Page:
If I could do it over, I would…

100% study abroad again in a heartbeat. If I could change anything about the program, I would lessen the amount of class credits required (3 courses, 9 credits) so that I could spend more time exploring Spain. I would also like to have learned about the man selling churros down the street from my house sooner than I did because they were delicious and not like the churros we have here.

The Penn State group at dinner.




Enjoying dinner out with the Penn State group.








Natalie in Toronto, Canada—Summer 2016  

Program Information:  Ryerson University in Toronto, Canada

Describe your favorite classes abroad.                                                               Happy to be in Toronto!  

Group at Toronto sign

There are only two classes offered on this program: 199 and 499. The 499 class, which is the one I took, is the same as the 199 only has a research paper due at the end of the course. The class was taught by both a Behrend and Ryerson University professor. I really enjoyed this aspect because it gave us a chance to experience a real Canadian classroom. The class compared Canadian politics to American politics, and every class featured an impromptu debate between the students on the different policies and our thoughts and beliefs on those policies. The best part about this class was learning about the Canadian perspective of the United States and their views and thoughts on our policies. It was incredibly interesting to have our culture and political system presented to me in a [Text Box: Students in Toronto] completely different light than I have ever thought of it before.

What was the housing like on your study abroad program?

We stayed in the International Living/Learning Center at Ryerson University, situated in the middle of downtown Toronto. It turns into a hotel in the summer which the Hospitality major students at the university work at and run. Everyone had their own room, bath included, and we were all on the top floor of the building. There was free wifi, tv, and a kitchen in the common room on every floor.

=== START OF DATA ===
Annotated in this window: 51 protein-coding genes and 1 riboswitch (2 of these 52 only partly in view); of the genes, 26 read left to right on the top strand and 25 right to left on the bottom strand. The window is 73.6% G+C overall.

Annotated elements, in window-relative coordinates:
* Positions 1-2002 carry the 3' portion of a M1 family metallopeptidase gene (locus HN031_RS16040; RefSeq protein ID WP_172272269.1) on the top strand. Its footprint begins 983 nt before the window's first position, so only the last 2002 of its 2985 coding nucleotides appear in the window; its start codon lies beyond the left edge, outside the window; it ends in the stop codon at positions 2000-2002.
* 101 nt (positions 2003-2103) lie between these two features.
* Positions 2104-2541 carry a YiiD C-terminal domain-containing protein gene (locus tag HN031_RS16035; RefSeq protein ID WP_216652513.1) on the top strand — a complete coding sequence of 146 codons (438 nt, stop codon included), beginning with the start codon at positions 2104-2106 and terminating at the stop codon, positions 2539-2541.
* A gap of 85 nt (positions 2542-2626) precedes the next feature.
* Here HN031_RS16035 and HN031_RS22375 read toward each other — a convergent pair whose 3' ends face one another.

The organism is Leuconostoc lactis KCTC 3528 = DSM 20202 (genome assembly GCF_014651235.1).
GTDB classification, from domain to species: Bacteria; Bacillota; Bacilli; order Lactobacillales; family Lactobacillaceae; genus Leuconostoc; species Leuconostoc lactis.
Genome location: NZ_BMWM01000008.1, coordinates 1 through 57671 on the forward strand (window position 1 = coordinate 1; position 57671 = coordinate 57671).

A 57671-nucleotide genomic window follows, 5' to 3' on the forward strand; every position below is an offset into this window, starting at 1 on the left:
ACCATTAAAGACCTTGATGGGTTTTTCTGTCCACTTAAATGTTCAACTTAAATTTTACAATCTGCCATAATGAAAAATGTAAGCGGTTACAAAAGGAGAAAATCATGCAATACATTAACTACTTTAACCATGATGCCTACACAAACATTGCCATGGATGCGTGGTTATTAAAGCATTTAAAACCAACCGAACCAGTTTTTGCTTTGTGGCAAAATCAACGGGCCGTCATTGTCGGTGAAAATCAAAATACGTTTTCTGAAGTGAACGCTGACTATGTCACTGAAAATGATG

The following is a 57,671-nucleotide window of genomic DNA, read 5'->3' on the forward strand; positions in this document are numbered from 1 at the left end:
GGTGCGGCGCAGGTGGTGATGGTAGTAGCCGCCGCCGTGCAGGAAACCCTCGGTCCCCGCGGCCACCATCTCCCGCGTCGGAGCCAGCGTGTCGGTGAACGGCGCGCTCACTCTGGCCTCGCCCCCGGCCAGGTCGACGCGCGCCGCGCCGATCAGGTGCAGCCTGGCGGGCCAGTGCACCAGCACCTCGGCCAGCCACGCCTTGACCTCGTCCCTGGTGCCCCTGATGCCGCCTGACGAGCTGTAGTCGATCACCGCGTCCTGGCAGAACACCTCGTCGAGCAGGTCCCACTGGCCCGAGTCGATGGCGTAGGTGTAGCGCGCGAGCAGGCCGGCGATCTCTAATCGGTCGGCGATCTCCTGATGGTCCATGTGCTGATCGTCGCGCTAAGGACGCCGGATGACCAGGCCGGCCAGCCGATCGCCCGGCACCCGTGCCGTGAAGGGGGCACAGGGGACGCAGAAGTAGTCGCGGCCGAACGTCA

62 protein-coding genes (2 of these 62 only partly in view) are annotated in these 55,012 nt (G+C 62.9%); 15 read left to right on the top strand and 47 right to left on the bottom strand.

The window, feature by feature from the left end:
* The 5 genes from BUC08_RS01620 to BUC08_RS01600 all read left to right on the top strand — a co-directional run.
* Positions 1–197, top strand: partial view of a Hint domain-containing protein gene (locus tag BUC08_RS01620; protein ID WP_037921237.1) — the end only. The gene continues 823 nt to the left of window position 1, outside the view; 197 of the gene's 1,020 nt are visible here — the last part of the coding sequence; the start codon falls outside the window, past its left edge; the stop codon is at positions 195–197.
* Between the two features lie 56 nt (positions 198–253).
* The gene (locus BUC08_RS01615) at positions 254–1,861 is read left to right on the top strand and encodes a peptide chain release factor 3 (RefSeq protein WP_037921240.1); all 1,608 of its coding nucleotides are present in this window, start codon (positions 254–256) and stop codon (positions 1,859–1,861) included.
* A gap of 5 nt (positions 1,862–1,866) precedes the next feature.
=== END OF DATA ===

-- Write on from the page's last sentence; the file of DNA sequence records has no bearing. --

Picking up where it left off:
What’s your best memory from your time abroad?                                                          

My best memory of my time abroad was when a few friends and I went to Niagara Falls in the middle of the night. We accidentally crossed the border looking for a breakfast diner without our passports, but the Canadian customs officer just laughed at us when we came back through. He ended up giving us directions to a really good breakfast diner shaped like a flying saucer.

What was your biggest surprise about the location, culture, or other aspects of your program?

The biggest surprise was how much freedom we had. Our class was Monday through Thursday from 1:00 pm – 4:00 pm, so we had so much time to explore and experience and the city. Another big thing was how safe I felt in the city. Canada has very few problems with guns on the streets compared to the United States, so it was really freeing to walk around a city of Toronto’s size in the middle of the night and not feel afraid for my safety. I never realized how much I actually thought about my safety until I didn’t have to in Toronto. It’s not to say that Toronto is the safest city, but compared to cities of comparable size in the United States, the crime rates are staggeringly less.

Describe your experience with culture shock or reverse culture shock.

I had more of a reverse culture shock than a culture shock. I enjoyed living in Toronto so much that it was easy to adapt to the way of life there. When I came back I was struck by the lack of diversity the most. Toronto is such a diverse city it almost seems like there is no one race majority there, and everyone lives pretty peacefully together. Second was just getting use to not living in the middle of a city anymore: having to drive everywhere, how quiet it got at night, how few people were on the streets and in the stores.

Students viewing Toronto's beautiful skyline at dusk.

Toronto's skyline